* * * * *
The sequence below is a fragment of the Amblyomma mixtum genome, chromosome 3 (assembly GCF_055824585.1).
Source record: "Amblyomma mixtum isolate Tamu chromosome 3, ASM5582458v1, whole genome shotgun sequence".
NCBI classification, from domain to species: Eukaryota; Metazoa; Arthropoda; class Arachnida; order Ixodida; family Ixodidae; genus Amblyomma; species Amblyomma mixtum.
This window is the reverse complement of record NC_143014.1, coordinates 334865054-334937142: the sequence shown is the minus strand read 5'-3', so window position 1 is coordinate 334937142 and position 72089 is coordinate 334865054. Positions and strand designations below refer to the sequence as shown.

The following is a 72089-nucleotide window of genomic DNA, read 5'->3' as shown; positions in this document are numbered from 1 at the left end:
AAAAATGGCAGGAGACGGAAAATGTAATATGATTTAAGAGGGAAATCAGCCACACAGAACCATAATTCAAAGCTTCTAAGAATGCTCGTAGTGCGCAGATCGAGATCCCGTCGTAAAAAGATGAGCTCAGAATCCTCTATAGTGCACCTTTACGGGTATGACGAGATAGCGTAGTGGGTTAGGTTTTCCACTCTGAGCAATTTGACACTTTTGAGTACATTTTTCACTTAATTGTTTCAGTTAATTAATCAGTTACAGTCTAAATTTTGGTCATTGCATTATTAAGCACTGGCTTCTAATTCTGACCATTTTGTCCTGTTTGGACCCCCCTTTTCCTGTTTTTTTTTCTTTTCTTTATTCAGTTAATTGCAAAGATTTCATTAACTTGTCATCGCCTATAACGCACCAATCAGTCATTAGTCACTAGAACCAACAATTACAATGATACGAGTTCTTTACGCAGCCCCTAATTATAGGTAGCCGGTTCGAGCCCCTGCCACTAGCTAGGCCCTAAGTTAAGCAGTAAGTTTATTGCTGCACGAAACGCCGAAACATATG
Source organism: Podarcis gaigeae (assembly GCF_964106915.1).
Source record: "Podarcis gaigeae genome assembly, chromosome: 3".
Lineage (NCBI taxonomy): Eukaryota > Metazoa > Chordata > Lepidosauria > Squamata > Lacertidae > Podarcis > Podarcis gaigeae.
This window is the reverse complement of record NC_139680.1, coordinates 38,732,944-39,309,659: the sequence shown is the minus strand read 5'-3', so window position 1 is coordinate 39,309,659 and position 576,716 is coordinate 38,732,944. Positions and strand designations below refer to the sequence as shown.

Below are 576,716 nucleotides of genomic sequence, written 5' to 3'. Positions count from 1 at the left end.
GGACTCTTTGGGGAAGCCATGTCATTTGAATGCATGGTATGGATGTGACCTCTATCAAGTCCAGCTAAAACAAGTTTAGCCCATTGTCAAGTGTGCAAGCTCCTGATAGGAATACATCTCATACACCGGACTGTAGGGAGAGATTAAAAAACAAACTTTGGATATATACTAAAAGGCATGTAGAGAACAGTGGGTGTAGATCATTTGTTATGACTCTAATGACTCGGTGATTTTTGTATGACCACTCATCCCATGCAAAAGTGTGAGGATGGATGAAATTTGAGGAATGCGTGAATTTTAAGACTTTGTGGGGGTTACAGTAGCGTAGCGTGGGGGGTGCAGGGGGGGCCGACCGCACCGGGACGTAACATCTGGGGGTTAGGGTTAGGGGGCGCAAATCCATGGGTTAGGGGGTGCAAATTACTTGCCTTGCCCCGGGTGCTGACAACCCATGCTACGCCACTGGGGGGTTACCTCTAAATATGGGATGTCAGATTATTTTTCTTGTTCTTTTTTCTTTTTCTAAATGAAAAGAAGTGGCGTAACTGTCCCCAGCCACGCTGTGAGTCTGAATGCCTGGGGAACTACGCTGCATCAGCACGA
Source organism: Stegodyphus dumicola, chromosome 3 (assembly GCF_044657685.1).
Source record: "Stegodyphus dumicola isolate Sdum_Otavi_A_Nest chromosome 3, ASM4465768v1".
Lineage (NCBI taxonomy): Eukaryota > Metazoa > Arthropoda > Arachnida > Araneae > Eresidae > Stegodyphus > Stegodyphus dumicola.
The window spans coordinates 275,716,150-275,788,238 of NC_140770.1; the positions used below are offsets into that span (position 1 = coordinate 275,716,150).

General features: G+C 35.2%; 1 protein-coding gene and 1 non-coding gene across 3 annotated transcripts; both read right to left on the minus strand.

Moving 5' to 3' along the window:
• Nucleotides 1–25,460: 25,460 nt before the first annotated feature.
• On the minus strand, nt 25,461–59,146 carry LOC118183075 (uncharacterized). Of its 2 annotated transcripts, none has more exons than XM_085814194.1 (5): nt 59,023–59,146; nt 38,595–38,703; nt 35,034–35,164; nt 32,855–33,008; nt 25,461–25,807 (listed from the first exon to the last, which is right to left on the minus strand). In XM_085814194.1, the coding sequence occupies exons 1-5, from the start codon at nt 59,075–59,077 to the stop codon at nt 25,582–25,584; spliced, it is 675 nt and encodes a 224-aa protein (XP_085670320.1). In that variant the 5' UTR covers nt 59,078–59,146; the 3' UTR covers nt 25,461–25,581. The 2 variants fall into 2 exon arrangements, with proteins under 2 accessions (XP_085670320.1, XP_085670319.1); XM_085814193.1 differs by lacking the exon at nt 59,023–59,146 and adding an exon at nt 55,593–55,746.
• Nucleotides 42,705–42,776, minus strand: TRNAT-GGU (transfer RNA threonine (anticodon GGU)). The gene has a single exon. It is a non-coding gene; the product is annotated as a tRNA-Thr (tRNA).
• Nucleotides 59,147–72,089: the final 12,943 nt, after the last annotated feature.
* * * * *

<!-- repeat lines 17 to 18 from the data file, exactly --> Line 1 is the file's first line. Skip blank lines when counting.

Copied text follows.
General features: G+C 35.2%; 1 protein-coding gene and 1 non-coding gene across 3 annotated transcripts; both read right to left on the minus strand.

Moving 5' to 3' along the window: